This is a typical itinerary for this product
Stop At: Nile River, Cairo 15662 Egypt
Cairo is located in northern Egypt, known as Lower Egypt, 165 kilometers (100 mi) south of the Mediterranean Sea and 120 kilometers (75 mi) west of the Gulf of Suez and Suez Canal. The city lies along the Nile River, immediately south of the point where the river leaves its desert-bound valley and branches into the low-lying Nile Delta region. Although the Cairo metropolis extends away from the Nile in all directions, the city of Cairo resides only on the east bank of the river and two islands within it on a total area of 453 square kilometers
Duration: 30 minutes
Stop At: Cairo Tower, El-Gezira, Cairo 11511 Egypt
The Cairo Tower (Borj Al-Qāhira) is a free-standing concrete tower in Cairo, Egypt. At 187 m (614 ft), it has been the tallest structure in Egypt and North Africa for about 50 years. It was the tallest structure in Africa for ten years until 1971 when it was surpassed by Hillbrow Tower in South Africa.
One of Cairo's well-known modern monuments sometimes considered Egypt's second most famous landmark after the Pyramids of Giza, it stands in the Gezira district on Gezira Island in the River Nile, close to downtown Cairo.
Duration: 1 hour 30 minutes
Pass By: Cairo Opera House, Gezira Island Ard Elopera, Gezira, Zamalek, Cairo 11511 Egypt
The Cairo Opera House (Dār el-Opera el-Masreyya) part of Cairo's National Cultural Centre, is the main performing arts venue in the Egyptian capital. Home to most of Egypt's finest musical groups, it is located on the southern portion of Gezira Island in the Nile River, in the Zamalek district near downtown Cairo.
Stop At: Islamic Cairo, Midan Silah ad-Din, Cairo 11511 Egypt
Islamic Cairo (Qahirat al-Maez) is a part of central Cairo around the old walled city and around the Citadel of Cairo which is characterized by hundreds of mosques, tombs, madrasas, mansions, caravanserais, and fortifications dating from the Islamic era. In 1979, the United Nations Educational, Scientific and Cultural Organization (UNESCO) proclaimed Historic Cairo a World Cultural Heritage site, as "one of the world's oldest Islamic cities, with its famous mosques, madrasas, hammers and fountains and the new centre of the Islamic world, reaching its golden age in the 14th century.
Duration: 20 minutes
Pass By: Sharia Al Mu'izz Li-Din Allah, Al Moez Ldin Allah Al Fatmi, Cairo 11511 Egypt
Muizz Street (Shariʻa al-Muizz li-Din Illah) also known as Al Moez Ldin Allah Al Fatemi Street in Islamic Cairo, Egypt is one of the oldest streets in Cairo, approximately one kilometer long. A United Nations study found it to have the greatest concentration of medieval architectural treasures in the Islamic world. The street (shariʻa in Arabic) is named for Al-Mu'izz li-Din Allah, the fourth caliph of the Fatimid dynasty. It stretches from Bab Al-Futuh in the north to Bab Zuweila in the south. Starting in 1997, the national government carried out extensive renovations to the historical buildings, modern buildings, paving, and sewerage to turn the street into an "open-air museum". On April 24, 2008, Al-Muizz Street was rededicated as a pedestrian-only zone between 8:00 am and 11:00 pm; cargo traffic will be allowed outside of these hours.
The northern part of the street extends from the Al-Hakim Mosque in the north to the Spice Market at Al-Azhar Street and includes the antique markets section, Al-Aqmar Mosque (one of the few extant Fatimid mosques), the Qalawun complex, and several well preserved medieval mansions and palaces.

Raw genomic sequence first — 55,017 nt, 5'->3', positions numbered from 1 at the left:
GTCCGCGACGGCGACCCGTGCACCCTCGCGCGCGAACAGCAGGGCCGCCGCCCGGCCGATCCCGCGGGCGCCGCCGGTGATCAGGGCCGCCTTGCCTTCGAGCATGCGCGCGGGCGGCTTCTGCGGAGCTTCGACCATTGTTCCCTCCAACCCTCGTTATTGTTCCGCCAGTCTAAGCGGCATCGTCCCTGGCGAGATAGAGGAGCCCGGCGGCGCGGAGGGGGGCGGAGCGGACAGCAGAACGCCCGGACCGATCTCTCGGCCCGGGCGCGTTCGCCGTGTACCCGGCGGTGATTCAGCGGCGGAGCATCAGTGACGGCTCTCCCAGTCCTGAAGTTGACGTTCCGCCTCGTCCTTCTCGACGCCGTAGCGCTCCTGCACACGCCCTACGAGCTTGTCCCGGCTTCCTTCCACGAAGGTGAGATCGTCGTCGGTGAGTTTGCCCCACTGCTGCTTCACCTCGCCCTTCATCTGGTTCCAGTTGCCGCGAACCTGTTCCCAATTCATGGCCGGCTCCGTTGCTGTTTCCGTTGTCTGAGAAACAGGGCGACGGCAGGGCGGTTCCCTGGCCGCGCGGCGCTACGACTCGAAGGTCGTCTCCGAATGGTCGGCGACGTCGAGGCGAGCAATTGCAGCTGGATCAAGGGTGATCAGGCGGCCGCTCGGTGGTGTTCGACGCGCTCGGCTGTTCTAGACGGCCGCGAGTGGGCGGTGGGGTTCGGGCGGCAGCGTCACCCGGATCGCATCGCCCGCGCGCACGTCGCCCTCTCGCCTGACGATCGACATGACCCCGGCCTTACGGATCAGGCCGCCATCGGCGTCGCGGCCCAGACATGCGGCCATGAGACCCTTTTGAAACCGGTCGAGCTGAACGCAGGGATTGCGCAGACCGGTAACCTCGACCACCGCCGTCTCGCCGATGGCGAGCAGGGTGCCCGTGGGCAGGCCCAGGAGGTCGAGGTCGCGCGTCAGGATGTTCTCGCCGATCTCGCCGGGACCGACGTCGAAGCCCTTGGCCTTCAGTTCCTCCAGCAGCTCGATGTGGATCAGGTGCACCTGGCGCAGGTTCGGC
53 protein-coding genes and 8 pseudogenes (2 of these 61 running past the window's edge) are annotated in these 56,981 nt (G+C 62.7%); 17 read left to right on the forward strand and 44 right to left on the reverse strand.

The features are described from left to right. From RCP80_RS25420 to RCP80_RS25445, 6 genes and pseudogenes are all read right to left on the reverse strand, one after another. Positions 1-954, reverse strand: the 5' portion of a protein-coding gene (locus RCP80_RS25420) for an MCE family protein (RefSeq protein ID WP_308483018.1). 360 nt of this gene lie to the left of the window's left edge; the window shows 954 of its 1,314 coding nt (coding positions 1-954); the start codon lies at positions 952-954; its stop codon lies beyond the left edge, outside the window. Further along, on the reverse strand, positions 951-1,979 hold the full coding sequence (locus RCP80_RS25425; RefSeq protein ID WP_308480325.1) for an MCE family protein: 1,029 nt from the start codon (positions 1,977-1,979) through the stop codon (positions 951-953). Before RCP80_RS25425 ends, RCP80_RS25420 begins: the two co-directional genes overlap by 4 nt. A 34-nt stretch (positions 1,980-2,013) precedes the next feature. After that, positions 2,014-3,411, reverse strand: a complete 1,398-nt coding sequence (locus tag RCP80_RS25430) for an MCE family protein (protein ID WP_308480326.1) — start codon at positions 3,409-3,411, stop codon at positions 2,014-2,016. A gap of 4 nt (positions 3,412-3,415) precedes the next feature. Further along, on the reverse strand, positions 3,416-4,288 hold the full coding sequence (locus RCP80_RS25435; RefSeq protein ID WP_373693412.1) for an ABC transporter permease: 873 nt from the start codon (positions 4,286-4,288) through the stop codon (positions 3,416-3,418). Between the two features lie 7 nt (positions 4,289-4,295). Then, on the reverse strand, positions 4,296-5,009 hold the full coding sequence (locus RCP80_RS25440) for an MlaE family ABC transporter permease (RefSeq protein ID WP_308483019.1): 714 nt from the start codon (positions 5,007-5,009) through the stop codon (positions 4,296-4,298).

The southern part extends from the Ghuriya complex to the Bab Zuweila and includes the magnificent Tent Market in the Gamaliya district.
Pass By: Bab al-Futuh, 154 Al Moez Ldin Allah Al Fatmi 154 المعز لدين الله الفاطمي, Cairo 11511 Egypt
Bab al Futuh (Conquest Gate) is one of three remaining gates in the walls of the Old City of Cairo, Egypt. It was finished in the year 1087 and faces north. It stands at the northern end of Muizz Street. The other two remaining gates are Bab al-Nasr (Victory Gate) in the North and Bab Zuwayla (Gate of Zuwayla) in the south.
The gate was part of a fortification built by Commander/Vizier Badr al-Jamali of Fatimid Imam/caliph Mustansir. Its rounded towers were a stronger defense than the square towers of Bab al-Nasr (another Old City gate, just to the east). They had shafts for pouring boiling water or burning oil on attackers and arrow slits. The gate is covered in vegetal and geometric motifs.
Pass By: Al-Hakim Mosque, Cairo Egypt
The Mosque of al-Hakim (Masjid al-Ḥākim bi Amr Allāh), nicknamed Al-Anwar 'the Illuminated', is a major Islamic religious site in Cairo, Egypt. It is named after Al-Hakim bi-Amr Allah (985–1021), the sixth Fatimid caliph and 16th Ismaili Imam.
The mosque was originally built as an enclosure by the Fatimid vizier Gawhar Al-Siqilli (c. 928–992), but was incorporated into the extended fortifications built by Badr al-Jamali. It consists of an irregular rectangle with four arcades surrounding the courtyard. An unusual feature is a monumental entrance with its projecting stone porch. It is located in Islamic Cairo, on the east side of Muizz Street, just south of Bab Al-Futuh (the northern gate).
Pass By: Qalawun Complex, El-Gamaleya, Qism El-Gamaleya, Cairo 11511 Egypt
The Qalawun Complex was built over the ruins of the Fatimid Palace of Cairo, with several halls in the Palace. It was sold to several people until it was finally bought by the Sultan Qalawun in 1283 AD. The structure resides in the heart of Cairo, in the Bayn al-Qasrayn, and has been a center for important religious ceremonies and rituals of the Islamic faith for years, stretching from the Mamluk dynasty through the Ottoman Empire.
Stop At: Khan Al-Khalili, Al-Azhar Street, Cairo 11511 Egypt
Khan El-Khalili is a major souk in the historic center of Islamic Cairo. The bazaar district is one of Cairo's main attractions for tourists and Egyptians alike.
Duration: 1 hour